Cross-posted from our companion blog, Interpreting the Aid Review, which was launched today.
In July 2009, the American Secretary of State, Hillary Clinton, tasked the State Department to undertake a major review to streamline diplomacy and foreign aid. The report for this first ever Quadrennial Diplomacy and Development Review was published last month (mid-December), several months later than initially scheduled – an indicator of the size of the task.
Last November, Foreign Minister Rudd also set in motion Australia's own review of its aid program. The independent review team was given just five months to put together its report and recommendations. Given the breadth of the review's terms of reference, this is going to be an enormous task. But similar to the US review, so is its significance.
The last time Australia took a serious look at its aid program was during the preparation of the Howard Government's White Paper, Australian Aid: Promoting Growth and Stability. It identified four themes guiding Australia's development assistance: accelerating economic growth; fostering functioning and effective states; investing in people; and promoting regional stability and cooperation.
Nearly five years later, much has changed in the world of Australia's aid policy, as I discuss here.
For starters, Australia's aid budget is expected to double over the next four years to meet the government's commitment of spending 0.5 per cent of Australia's gross national income on foreign aid by 2015-2016 or on current estimations, somewhere between $8 billion and $9 billion. Meeting this commitment will put the aid budget in the government's top ten annual expenditure items. That in itself is an important reason to look carefully at how and why the money is being spent.
But the world into which Australia's aid flows has changed also. Globalisation, particularly of communications, is altering the structure and dynamics of poverty and development in the Pacific, Asia and Africa. From the rise of remittance economies to the decline of rural fatalism and the arrival of microfinance and microinsurance, the old verities of development are being challenged. New aid players have arrived on the scene with a major impact. New Asian aid donors are seriously changing the development aid picture in Asia and Africa and the Pacific – as recent Lowy Institute research shows. The private sector has also arrived on the development scene in ways not envisaged at the start of this century.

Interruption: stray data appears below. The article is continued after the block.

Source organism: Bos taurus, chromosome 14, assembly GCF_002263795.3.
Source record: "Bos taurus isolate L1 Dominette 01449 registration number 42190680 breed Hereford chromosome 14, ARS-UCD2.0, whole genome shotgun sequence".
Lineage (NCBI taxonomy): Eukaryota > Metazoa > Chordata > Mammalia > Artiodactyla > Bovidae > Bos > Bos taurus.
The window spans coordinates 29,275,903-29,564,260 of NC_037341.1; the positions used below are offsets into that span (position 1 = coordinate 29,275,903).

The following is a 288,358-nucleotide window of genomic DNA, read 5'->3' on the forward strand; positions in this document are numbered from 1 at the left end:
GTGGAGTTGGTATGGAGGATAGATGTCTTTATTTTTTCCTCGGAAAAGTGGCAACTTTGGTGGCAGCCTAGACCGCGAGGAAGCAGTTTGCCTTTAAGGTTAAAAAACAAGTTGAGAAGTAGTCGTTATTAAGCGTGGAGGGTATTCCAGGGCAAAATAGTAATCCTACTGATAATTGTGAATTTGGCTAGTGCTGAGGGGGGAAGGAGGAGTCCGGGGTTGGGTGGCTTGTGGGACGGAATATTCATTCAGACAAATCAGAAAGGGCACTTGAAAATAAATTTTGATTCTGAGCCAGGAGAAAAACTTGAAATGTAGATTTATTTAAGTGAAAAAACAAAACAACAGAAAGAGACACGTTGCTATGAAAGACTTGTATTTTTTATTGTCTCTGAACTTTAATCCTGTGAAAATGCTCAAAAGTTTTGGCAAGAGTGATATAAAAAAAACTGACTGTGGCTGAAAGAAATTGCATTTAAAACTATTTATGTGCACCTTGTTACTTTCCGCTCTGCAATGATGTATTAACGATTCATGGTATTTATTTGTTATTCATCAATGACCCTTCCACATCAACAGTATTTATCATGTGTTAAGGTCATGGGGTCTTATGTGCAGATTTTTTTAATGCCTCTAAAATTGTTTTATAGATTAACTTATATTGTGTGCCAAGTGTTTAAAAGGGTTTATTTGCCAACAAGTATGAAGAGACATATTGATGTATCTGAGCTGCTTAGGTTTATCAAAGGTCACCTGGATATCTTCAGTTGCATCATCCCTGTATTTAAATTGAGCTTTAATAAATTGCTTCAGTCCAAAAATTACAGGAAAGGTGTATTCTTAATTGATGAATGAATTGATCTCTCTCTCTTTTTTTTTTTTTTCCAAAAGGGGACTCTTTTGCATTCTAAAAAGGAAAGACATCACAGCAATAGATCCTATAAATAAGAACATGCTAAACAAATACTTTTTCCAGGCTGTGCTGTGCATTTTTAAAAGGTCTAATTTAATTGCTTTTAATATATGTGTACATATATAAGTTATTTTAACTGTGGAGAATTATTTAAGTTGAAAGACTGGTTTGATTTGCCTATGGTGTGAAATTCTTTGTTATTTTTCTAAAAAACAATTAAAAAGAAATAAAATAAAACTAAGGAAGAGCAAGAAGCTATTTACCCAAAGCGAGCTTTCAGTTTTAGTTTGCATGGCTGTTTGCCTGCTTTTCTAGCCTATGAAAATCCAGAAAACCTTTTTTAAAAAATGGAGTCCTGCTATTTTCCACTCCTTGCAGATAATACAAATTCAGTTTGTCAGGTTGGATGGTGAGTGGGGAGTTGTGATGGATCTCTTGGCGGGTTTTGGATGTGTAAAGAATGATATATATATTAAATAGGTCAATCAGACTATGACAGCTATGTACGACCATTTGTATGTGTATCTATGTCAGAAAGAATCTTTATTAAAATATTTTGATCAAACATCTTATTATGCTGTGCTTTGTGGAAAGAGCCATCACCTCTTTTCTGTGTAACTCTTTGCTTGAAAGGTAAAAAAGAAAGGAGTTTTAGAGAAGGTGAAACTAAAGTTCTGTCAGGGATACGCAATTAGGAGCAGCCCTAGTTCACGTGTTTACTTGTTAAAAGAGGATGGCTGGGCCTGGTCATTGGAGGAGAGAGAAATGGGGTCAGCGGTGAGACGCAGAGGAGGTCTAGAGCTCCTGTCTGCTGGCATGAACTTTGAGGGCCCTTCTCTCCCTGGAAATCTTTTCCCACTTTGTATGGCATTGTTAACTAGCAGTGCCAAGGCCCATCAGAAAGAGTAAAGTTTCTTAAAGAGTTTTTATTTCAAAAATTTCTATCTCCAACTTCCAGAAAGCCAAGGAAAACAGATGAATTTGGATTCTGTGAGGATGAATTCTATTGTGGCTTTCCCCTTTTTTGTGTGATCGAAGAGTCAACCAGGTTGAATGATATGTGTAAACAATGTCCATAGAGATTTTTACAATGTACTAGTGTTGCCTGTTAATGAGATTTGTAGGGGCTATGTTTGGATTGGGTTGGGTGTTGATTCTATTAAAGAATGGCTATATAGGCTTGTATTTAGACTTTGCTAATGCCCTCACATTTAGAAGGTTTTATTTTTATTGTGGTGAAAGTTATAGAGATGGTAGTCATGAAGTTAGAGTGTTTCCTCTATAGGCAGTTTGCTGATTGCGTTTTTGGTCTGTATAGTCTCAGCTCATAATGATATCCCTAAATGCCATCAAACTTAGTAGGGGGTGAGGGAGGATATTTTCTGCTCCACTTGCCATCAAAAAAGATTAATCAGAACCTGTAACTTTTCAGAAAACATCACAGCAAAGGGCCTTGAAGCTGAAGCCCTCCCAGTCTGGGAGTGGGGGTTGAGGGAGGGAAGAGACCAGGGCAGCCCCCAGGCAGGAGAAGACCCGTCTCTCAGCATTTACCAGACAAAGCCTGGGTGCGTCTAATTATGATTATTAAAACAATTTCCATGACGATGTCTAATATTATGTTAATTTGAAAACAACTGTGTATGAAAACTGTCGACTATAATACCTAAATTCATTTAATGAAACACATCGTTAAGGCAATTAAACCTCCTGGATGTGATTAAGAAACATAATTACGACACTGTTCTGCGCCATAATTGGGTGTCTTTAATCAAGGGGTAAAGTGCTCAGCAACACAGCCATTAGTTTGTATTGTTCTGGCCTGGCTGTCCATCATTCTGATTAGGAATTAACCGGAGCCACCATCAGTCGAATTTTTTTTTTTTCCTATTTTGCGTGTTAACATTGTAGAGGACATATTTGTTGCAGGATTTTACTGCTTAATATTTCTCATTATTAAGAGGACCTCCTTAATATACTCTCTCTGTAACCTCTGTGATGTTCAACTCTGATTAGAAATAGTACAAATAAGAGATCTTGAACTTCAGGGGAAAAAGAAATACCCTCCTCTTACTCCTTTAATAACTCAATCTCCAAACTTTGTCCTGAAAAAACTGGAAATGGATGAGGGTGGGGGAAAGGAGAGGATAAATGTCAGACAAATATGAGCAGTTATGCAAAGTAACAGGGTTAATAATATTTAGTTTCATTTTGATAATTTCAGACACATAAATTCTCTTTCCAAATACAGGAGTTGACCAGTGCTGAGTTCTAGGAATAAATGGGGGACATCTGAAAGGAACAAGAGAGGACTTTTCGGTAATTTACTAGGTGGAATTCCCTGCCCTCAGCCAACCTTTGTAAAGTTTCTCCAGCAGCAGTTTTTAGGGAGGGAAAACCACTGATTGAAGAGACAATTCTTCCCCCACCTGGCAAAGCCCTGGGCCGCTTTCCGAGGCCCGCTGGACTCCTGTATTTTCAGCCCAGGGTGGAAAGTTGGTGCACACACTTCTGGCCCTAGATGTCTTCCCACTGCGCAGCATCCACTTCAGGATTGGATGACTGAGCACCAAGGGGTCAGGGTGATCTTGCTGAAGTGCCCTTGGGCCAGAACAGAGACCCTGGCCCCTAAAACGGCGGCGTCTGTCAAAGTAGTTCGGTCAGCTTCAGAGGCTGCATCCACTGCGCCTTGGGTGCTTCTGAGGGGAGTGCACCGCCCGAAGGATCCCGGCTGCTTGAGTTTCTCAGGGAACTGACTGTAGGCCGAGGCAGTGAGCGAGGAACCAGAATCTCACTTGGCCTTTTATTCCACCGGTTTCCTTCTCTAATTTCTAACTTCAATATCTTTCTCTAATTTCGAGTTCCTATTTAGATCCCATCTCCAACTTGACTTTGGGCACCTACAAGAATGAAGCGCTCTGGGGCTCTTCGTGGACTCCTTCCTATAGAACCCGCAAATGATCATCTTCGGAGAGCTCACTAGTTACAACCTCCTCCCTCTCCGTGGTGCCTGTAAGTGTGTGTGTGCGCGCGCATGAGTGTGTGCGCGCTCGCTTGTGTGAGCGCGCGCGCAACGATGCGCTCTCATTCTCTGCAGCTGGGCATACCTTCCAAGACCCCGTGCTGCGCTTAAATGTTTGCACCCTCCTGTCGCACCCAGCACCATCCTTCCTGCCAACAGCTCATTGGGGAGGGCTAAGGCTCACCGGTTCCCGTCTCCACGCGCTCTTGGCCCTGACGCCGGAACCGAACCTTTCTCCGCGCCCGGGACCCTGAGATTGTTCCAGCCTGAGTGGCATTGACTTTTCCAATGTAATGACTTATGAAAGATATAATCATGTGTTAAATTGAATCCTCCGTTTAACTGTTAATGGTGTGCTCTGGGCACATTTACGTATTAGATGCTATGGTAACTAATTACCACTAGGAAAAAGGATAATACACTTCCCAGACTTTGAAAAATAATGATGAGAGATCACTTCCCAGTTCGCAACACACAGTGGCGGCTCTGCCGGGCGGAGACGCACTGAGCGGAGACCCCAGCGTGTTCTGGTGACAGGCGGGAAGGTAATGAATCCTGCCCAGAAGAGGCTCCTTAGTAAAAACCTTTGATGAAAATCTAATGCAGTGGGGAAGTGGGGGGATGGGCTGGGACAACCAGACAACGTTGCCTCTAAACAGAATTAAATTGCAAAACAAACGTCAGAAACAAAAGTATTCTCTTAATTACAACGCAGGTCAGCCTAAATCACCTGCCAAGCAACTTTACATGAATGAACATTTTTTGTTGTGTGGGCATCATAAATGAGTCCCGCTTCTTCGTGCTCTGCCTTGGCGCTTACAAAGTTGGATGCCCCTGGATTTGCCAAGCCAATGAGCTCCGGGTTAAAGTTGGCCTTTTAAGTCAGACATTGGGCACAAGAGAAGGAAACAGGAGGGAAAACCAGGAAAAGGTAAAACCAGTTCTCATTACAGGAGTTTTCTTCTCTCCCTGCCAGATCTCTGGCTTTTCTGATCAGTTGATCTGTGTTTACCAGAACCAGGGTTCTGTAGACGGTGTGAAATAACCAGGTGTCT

External pressure on the direction, quantity and quality of the aid budget comes from a mix of sources ranging from non-government organisations and commercial entities as well as clear humanitarian need. Even other bilateral donors can exert pressure as was seen in the mid 2000s prior to the Global Financial Crisis when donors embarked on a race to the top of the aid commitment ladder. While the implications of the GFC on a range of donor economies has lessened that pressure, aid remains a collective endeavour in which the players all have both shared interests and rivalries.
Running like a constant through these changes is the old tension between Australia's altruistic concerns about poverty and the need for it to protect and promote its national interests.
In the years ahead, the Government (and the Opposition, which has committed to a similar increase in aid spending) must determine how best to spend its burgeoning aid dollar in the face of competing priorities and pressures to address existing and emerging development challenges. The aid review team has been tasked to make recommendations on that broad range of issues. And those recommendations will be shaped by the information and analysis they get access to through the review process.
Gaining access to that information will take different forms. But one of the most immediate and wide-reaching methods is e-based, including through this blog which the Lowy Institute is launching today.
We are inviting you to submit your informed views on the priorities which Australia's aid program should be tackling and so stimulate a quality debate and discussion. We are encouraging new voices to express their views alongside longstanding voices. In the end, the recommendations of the review team will play an important role in shaping Australia's future aid policy – we aim for this blog to be an important element in influencing those recommendations.